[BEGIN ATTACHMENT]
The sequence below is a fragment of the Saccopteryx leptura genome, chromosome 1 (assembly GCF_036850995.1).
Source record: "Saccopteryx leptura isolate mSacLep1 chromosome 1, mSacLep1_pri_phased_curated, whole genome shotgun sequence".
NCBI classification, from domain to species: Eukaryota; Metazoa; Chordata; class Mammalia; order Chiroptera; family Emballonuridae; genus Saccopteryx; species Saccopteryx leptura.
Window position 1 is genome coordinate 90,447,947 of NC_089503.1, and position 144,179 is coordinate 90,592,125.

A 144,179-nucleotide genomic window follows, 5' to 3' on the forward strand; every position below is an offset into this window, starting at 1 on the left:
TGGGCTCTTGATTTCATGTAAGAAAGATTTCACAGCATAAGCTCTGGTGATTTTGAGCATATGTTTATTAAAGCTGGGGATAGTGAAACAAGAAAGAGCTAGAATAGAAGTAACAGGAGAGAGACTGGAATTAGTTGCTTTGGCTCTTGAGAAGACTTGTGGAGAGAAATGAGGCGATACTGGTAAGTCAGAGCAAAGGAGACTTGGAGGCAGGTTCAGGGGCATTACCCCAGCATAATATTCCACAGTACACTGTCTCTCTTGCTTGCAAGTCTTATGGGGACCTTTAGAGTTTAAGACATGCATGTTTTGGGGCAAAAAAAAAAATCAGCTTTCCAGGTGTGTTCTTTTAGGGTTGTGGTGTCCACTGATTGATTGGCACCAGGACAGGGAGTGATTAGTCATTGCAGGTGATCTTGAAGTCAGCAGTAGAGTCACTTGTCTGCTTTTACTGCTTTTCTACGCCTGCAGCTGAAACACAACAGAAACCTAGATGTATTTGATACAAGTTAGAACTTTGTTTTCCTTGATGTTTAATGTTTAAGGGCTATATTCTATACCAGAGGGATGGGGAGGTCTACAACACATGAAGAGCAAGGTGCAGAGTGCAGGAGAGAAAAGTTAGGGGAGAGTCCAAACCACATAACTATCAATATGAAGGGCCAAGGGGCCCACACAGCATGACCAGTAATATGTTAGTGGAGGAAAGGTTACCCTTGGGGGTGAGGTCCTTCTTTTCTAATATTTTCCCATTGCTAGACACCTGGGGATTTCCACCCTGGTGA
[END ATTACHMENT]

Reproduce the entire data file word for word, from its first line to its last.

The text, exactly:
The sequence below is a fragment of the Saccopteryx leptura genome, chromosome 1 (assembly GCF_036850995.1).
Source record: "Saccopteryx leptura isolate mSacLep1 chromosome 1, mSacLep1_pri_phased_curated, whole genome shotgun sequence".
NCBI classification, from domain to species: Eukaryota; Metazoa; Chordata; class Mammalia; order Chiroptera; family Emballonuridae; genus Saccopteryx; species Saccopteryx leptura.
Window position 1 is genome coordinate 90,447,947 of NC_089503.1, and position 144,179 is coordinate 90,592,125.

A 144,179-nucleotide genomic window follows, 5' to 3' on the forward strand; every position below is an offset into this window, starting at 1 on the left:
TGGGCTCTTGATTTCATGTAAGAAAGATTTCACAGCATAAGCTCTGGTGATTTTGAGCATATGTTTATTAAAGCTGGGGATAGTGAAACAAGAAAGAGCTAGAATAGAAGTAACAGGAGAGAGACTGGAATTAGTTGCTTTGGCTCTTGAGAAGACTTGTGGAGAGAAATGAGGCGATACTGGTAAGTCAGAGCAAAGGAGACTTGGAGGCAGGTTCAGGGGCATTACCCCAGCATAATATTCCACAGTACACTGTCTCTCTTGCTTGCAAGTCTTATGGGGACCTTTAGAGTTTAAGACATGCATGTTTTGGGGCAAAAAAAAAAATCAGCTTTCCAGGTGTGTTCTTTTAGGGTTGTGGTGTCCACTGATTGATTGGCACCAGGACAGGGAGTGATTAGTCATTGCAGGTGATCTTGAAGTCAGCAGTAGAGTCACTTGTCTGCTTTTACTGCTTTTCTACGCCTGCAGCTGAAACACAACAGAAACCTAGATGTATTTGATACAAGTTAGAACTTTGTTTTCCTTGATGTTTAATGTTTAAGGGCTATATTCTATACCAGAGGGATGGGGAGGTCTACAACACATGAAGAGCAAGGTGCAGAGTGCAGGAGAGAAAAGTTAGGGGAGAGTCCAAACCACATAACTATCAATATGAAGGGCCAAGGGGCCCACACAGCATGACCAGTAATATGTTAGTGGAGGAAAGGTTACCCTTGGGGGTGAGGTCCTTCTTTTCTAATATTTTCCCATTGCTAGACACCTGGGGATTTCCACCCTGGTGA